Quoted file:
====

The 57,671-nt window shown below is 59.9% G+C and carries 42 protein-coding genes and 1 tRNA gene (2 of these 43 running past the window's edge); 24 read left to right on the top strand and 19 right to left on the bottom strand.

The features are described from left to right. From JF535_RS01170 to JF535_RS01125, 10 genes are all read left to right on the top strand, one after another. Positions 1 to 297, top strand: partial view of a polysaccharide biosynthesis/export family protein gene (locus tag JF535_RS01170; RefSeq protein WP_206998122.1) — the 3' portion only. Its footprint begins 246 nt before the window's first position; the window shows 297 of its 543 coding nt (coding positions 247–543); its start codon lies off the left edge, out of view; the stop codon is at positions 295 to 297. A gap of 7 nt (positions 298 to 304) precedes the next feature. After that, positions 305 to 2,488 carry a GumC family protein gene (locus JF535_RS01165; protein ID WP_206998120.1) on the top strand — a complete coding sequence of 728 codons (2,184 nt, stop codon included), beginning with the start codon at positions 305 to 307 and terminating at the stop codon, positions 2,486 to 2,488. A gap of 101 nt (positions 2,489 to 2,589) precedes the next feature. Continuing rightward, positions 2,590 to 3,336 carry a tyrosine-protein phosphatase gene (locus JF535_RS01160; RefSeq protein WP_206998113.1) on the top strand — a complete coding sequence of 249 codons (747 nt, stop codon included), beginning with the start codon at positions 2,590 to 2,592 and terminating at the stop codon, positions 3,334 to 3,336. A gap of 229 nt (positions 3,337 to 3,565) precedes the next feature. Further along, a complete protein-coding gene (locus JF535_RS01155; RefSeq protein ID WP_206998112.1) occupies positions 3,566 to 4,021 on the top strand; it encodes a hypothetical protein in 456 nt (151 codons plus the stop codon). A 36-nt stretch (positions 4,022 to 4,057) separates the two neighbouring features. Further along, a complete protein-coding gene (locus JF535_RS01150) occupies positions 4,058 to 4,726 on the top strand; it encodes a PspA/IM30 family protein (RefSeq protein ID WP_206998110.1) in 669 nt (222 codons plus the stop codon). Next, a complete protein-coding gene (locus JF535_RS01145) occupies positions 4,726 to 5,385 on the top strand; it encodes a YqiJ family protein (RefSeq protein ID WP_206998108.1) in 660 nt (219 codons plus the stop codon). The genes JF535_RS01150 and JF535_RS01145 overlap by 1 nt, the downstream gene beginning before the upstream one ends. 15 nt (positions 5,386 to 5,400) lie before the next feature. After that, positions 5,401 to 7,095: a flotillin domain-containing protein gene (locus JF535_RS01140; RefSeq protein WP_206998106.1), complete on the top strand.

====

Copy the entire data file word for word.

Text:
The 57,671-nt window shown below is 59.9% G+C and carries 42 protein-coding genes and 1 tRNA gene (2 of these 43 running past the window's edge); 24 read left to right on the top strand and 19 right to left on the bottom strand.

The features are described from left to right. From JF535_RS01170 to JF535_RS01125, 10 genes are all read left to right on the top strand, one after another. Positions 1 to 297, top strand: partial view of a polysaccharide biosynthesis/export family protein gene (locus tag JF535_RS01170; RefSeq protein WP_206998122.1) — the 3' portion only. Its footprint begins 246 nt before the window's first position; the window shows 297 of its 543 coding nt (coding positions 247–543); its start codon lies off the left edge, out of view; the stop codon is at positions 295 to 297. A gap of 7 nt (positions 298 to 304) precedes the next feature. After that, positions 305 to 2,488 carry a GumC family protein gene (locus JF535_RS01165; protein ID WP_206998120.1) on the top strand — a complete coding sequence of 728 codons (2,184 nt, stop codon included), beginning with the start codon at positions 305 to 307 and terminating at the stop codon, positions 2,486 to 2,488. A gap of 101 nt (positions 2,489 to 2,589) precedes the next feature. Continuing rightward, positions 2,590 to 3,336 carry a tyrosine-protein phosphatase gene (locus JF535_RS01160; RefSeq protein WP_206998113.1) on the top strand — a complete coding sequence of 249 codons (747 nt, stop codon included), beginning with the start codon at positions 2,590 to 2,592 and terminating at the stop codon, positions 3,334 to 3,336. A gap of 229 nt (positions 3,337 to 3,565) precedes the next feature. Further along, a complete protein-coding gene (locus JF535_RS01155; RefSeq protein ID WP_206998112.1) occupies positions 3,566 to 4,021 on the top strand; it encodes a hypothetical protein in 456 nt (151 codons plus the stop codon). A 36-nt stretch (positions 4,022 to 4,057) separates the two neighbouring features. Further along, a complete protein-coding gene (locus JF535_RS01150) occupies positions 4,058 to 4,726 on the top strand; it encodes a PspA/IM30 family protein (RefSeq protein ID WP_206998110.1) in 669 nt (222 codons plus the stop codon). Next, a complete protein-coding gene (locus JF535_RS01145) occupies positions 4,726 to 5,385 on the top strand; it encodes a YqiJ family protein (RefSeq protein ID WP_206998108.1) in 660 nt (219 codons plus the stop codon). The genes JF535_RS01150 and JF535_RS01145 overlap by 1 nt, the downstream gene beginning before the upstream one ends. 15 nt (positions 5,386 to 5,400) lie before the next feature. After that, positions 5,401 to 7,095: a flotillin domain-containing protein gene (locus JF535_RS01140; RefSeq protein WP_206998106.1), complete on the top strand.